Enzymatic activity of β-tryptase was measured by cleavage of TGPK as described using 0.1 mM TGPK in 0.05 M HEPES buffer (pH 7.4), containing 0.12 M NaCl (21). Released p-nitroanilide was monitored at 405 nm by a Cary 3E UV-Visible spectrophotometer (Varian). Activity measurements at pH 6.0 were performed using IPR substrate in PBS (pH 6.0), as described. β-Tryptase protein levels were determined by ELISA using B12 for capture, biotinylated G4 for detection, and alkaline phosphatase-conjugated streptavidin (1/2000 dilution) and p-nitrophenyl phosphate solution for color development (44).

Human skin mast cells were isolated as described (45). Fresh skin was obtained from Cooperative Human Tissue Network of the National Cancer Institute or National Disease Research Interchange. Briefly, tissue was cut in fragments and incubated in a solution of HBSS with 1 mM CaCl2 containing type II collagenase (1.5 mg/ml), hyaluronidase (0.7 mg/ml), type I DNase (0.3 mg/ml), and 1% FCS for 2 h at 37°C. The dispersed cells were separated from residual tissues by filtration through 80-mesh sieve and suspended in HBSS containing 10 mM HEPES and 1% FCS. Then, cells were layered over Percoll and centrifuged at 700 × g at room temperature for 20 min. Nucleated cells were collected from the buffer/Percoll interface, and skin mast cells (MCTC cells) were resuspended in AIM-V medium or X-Vivo medium with 100 ng/ml recombinant human stem cell factor, and cultured up to 2–3 mo. The purity of mast cells was analyzed by toluidine blue staining, by flow cytometry using anti-CD88, anti-CD117, and anti-FcεR Ab, and by immunohistochemical staining with anti-tryptase G3 and anti-chymase mAb.

Degranulation of human mast cells was determined by measuring β-hexosaminidase release (46, 47). Briefly, 10-μl samples are incubated with 50 μl of skin mast cells (1 × 106/ml) in Tyrodes buffer containing 10 mM HEPES (pH 7.35), 0.1% glucose, 0.05% gelatin, 1 mM MgCl2, and 2.5 mM CaCl2 at 37°C for 15–30 min. After adding 180 μl of cold Tyrodes buffer lacking CaCl2 and MgCl2, the mixture is centrifuged at 4000 rpm for 10 min at 4°C. Then, 5 μl of supernatant is transferred to a 96-well microplate and 45 μl of p-nitrophenyl-N-acetyl β-d-glucosaminide solution in sodium citrate buffer (pH 4.5) are added. After 1.5 h at 37°C, 150 μl of 0.2 M glycine buffer (pH 10.7) is added and the OD405 is measured. The total amount of β-hexosaminidase activity retained in the mast cell pellet is measured in extracts obtained by sonication. To confirm the specificity for C5a, skin mast cells were treated with blocking anti-C5aR mAb, S5/1 (Serotec).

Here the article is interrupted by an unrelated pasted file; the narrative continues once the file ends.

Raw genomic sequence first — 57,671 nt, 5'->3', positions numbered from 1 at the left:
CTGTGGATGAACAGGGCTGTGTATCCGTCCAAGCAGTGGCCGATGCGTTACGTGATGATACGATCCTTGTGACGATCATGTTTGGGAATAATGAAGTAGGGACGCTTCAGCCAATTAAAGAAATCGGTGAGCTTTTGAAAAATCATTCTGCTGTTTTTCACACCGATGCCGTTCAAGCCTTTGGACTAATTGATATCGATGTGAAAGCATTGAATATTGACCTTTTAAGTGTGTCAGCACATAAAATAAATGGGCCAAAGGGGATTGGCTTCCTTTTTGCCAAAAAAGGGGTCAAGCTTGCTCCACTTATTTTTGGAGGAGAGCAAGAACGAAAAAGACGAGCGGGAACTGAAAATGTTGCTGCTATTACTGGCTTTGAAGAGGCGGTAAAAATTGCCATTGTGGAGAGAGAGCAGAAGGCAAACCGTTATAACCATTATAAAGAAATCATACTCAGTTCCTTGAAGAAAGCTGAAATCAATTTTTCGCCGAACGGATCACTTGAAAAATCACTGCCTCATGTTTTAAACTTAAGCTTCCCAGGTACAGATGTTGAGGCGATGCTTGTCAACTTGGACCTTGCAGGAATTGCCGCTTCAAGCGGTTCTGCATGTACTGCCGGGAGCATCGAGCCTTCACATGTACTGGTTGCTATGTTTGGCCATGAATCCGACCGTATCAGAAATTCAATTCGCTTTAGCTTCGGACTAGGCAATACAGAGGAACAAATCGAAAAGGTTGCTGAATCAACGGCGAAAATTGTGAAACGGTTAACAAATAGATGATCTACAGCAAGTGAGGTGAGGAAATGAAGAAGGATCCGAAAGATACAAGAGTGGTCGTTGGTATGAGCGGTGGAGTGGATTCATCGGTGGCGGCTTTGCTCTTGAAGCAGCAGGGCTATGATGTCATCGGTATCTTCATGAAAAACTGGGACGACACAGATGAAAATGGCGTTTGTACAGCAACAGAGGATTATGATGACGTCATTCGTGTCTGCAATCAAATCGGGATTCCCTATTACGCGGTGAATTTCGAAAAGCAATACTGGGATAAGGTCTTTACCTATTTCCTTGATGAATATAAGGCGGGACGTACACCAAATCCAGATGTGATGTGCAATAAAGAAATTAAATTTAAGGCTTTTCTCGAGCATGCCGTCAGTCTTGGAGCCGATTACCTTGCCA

An active monomer of tryptase is made by adding the Fab fragment of B12 to heparin-stabilized tryptase tetramer as described (23). LMW heparin, DS500K and DS5K were also used to stabilize tryptase. C3, C4, and C5 were treated with different forms of tryptase and with different stabilizers. Initially, C3 and tryptase stabilized with various polyanion was incubated in PBS (pH 6.0), with and without Fab fragment of B12 at 37°C. After using different incubation times, samples were mixed with SDS sample buffer containing 2% 2-ME, boiled for 3 min, and subjected to electrophoresis under denaturing conditions on a 16% polyacrylamide gel. Proteins were transferred onto a nitrocellulose membrane using a Novex system (Invitrogen) for 1 h at 50 V. After blocking with PBS (pH 7.4), containing 5% BSA and 0.05% Tween 20 for 1 h, C3a was labeled with rabbit anti-human C3a Ab (1/1000 dilution) for 1 h at room temperature followed incubations with alkaline phosphatase-conjugated goat anti-rabbit IgG Ab (1/2000 dilution; Jackson ImmunoResearch Laboratories) and developed with 5-bromo-4-chloro-3-indolyl phosphate/nitroblue tetrazolium solution (Sigma-Aldrich). Gels were also stained with Coomassie brilliant blue (Pierce) to confirm the cleavage of α-chain (115 kDa) of C3. C4a and C5a generation was examined as similar manner as C3a and detected using rabbit anti-C4a Ab and rabbit anti-C5a Ab, respectively.

Mouse anti-C3a/C3adesArg Ab against a neo-epitope (1.25 μg/ml; Cell Sciences) was coated onto microplates for capture, and 50 μg/ml biotin-conjugated rabbit anti-C3a Ab was used for detection. Rabbit anti-C3a was biotinylated (Pierce). After incubation with avidin-peroxidase (1/1000; BD Biosciences), 3,3′,5,5′-tetramethylbenzidine solution (Sigma-Aldrich) was added and the reaction was stopped by adding 1 N H2SO4 and the OD measured at 450 nm using a SpectraMax 384 Plus UV-VIS plate reader (Molecular Devices).